“You know what? I think he has a new girl in his life,” my friend said frantically over the phone, panic evident in her voice.
“So?” I asked coolly. Even though the statement sounded random, I instantly knew who she was talking about.
Better to breakup
I had known Ritika for over 4 years and we were reasonably close friends. I had seen her navigating the ups and downs of a two-year-long relationship, which finally met its end last year. It wasn’t an amicable breakup either. Rather, it was rather messy. She had caught her ex cheating on her, and what had followed was tears, fights, confusion and a series of breakups and patch-ups. Finally, after months of agony, she had decided to call off the relationship, which had almost turned toxic from the constant lies and betrayal.
Ritika had been seeing someone for the past few weeks, and seemed to be happy, which is why it baffled me as to why she was still so invested in what was happening in her ex’s life. Why did she care whether he was seeing someone new or not?
And this wasn’t the first time either. I had often noticed her peeking into her ex’s FB profile, analysing to bits every mundane thing he wrote on Twitter, and even going to the extent of checking out profiles of the new people he seemed to befriending. It almost bordered on a pathological obsession. I had tried bringing this up with her on several occasions, only to be brushed off with a nonchalant wave of her hand. “It’s just for fun,” she would say, and switch to another topic.
Related reading: Gym, Journals, Jagjit Singh…how I got over my break-up
Her fingers would head to his profile almost on impulse, and she would spend a good amount of time poring over his latest pictures and updates. She wouldn’t comment on them, but she would keep herself in tune with the happenings in his life with such astounding regularity, that it was almost worrying.
The reason why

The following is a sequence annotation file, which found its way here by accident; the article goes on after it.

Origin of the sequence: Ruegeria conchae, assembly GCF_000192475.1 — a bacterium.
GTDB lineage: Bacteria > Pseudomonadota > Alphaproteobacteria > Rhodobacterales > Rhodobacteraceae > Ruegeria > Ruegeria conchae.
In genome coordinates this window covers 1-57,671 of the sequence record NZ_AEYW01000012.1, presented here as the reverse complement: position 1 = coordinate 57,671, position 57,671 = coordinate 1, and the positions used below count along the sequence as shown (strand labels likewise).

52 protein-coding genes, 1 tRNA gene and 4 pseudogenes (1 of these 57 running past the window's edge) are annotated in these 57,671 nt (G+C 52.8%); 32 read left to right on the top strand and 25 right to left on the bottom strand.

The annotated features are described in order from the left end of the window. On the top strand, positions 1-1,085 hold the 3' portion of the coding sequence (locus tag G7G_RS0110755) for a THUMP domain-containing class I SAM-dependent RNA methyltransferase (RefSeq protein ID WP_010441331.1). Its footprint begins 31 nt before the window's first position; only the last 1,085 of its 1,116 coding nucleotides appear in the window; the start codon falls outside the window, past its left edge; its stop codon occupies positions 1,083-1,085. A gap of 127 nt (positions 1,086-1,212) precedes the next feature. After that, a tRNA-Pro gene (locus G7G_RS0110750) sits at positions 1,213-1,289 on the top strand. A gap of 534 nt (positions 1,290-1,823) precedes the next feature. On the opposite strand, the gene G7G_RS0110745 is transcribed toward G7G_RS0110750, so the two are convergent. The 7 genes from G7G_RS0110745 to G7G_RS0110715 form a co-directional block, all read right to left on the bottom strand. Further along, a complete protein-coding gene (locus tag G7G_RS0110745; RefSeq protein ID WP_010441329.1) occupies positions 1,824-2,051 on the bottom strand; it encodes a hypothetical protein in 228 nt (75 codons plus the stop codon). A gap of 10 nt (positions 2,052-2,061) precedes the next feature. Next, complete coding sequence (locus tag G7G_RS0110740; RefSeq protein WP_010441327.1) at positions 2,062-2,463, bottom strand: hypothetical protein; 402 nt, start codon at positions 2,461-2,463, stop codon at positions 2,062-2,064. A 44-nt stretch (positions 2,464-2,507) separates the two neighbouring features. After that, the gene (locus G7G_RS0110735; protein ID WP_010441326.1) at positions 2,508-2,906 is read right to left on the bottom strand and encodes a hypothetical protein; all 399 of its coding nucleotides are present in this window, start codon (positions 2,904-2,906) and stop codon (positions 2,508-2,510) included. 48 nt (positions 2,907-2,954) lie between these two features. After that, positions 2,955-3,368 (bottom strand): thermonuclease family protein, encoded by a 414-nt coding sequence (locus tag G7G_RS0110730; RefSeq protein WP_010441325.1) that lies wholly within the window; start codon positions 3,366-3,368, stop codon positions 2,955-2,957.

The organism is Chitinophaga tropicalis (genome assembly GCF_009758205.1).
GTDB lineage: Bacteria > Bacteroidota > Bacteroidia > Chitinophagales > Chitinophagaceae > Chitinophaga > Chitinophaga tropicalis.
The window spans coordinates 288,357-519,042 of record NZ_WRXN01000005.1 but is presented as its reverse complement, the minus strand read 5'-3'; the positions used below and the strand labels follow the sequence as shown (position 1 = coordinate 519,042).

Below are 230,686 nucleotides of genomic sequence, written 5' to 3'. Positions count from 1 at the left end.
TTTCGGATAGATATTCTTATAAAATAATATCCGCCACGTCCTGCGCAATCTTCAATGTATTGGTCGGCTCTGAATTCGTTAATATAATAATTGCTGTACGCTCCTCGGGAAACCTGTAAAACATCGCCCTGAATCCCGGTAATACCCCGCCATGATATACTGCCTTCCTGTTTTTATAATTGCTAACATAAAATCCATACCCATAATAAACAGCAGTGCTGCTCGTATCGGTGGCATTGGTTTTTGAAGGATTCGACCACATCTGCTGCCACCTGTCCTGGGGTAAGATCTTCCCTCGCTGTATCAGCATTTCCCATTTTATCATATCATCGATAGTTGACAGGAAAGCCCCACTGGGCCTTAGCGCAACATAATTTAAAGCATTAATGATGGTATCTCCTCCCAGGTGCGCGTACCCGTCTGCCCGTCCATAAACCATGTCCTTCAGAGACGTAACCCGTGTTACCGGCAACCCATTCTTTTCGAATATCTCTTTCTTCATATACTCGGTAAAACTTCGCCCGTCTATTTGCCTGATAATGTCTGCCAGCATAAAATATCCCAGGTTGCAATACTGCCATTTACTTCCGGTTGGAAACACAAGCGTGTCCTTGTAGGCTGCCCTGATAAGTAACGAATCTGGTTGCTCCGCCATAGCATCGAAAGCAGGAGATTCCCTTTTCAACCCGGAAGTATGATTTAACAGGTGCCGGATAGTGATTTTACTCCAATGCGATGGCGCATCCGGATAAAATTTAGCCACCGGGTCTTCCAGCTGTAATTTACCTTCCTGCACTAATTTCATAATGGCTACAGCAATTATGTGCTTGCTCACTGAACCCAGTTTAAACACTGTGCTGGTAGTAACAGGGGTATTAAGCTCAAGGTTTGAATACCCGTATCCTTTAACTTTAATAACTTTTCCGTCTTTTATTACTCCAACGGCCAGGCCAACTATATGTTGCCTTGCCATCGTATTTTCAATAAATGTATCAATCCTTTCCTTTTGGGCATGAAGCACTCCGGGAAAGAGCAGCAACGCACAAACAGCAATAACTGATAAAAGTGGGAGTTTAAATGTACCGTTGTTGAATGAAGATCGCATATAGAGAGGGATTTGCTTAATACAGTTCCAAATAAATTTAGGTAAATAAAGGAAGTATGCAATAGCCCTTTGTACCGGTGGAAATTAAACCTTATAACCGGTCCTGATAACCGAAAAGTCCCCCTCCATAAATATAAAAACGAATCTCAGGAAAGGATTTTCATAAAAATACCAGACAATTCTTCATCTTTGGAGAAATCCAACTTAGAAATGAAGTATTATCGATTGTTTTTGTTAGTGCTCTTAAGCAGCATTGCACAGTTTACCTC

“Are you still in love with him?” I asked.
“I don’t think so,” she replied, after a moment of thought.
“Do you want to get back together with him,” I asked further.
“Never. I’m much happier without him,” she said. Which left both of us with the same question – then why?
Was she plain curious to know how he was faring in life?
Did she wonder if he was happier without her?
Was she, subconsciously, comparing herself to the new woman in his life?
Or was she doing it out of habit, of finding some vestige of connection even through the two were not on talking terms?
By all practical parameters, Ritika had checked off every to-do item on the ‘moving on’ checklist. But clearly, something remained. And it was definitely not love. From where I stood, it seemed like she had achieved some form of emotional detachment, but was stuck in a loop of unhealthy emotional behaviour.
Related reading: Divorce is about letting go, not holding on
I had a lot many questions to ask my friend, and an equal number of things to say. But I held back. I wanted her to take her time. There was nothing I could tell her that she didn’t already know. She was well aware of the futility of it all – it was just a cord that she needed to snap. And nobody but her could do that for herself. However, in observing her, I had a realisation (or two).
Mera kuchh samaan
In looking back, even when life had so much in store for her, she probably wasn’t looking back at Ronit – the person who was no longer a part of her life, but the parts of herself she left behind with him.
As difficult and tempting as it may be, she was not being fair to herself. By clinging on to what is lost, she was not only denying herself emotional growth, but also the pleasure of indifference. It’s all right to do that, but at some point, she would have to let go. Those parts were for him to keep. And giving them away hasn’t made her any scantier.
Related reading: 5 ways to stop stalking your ex on social media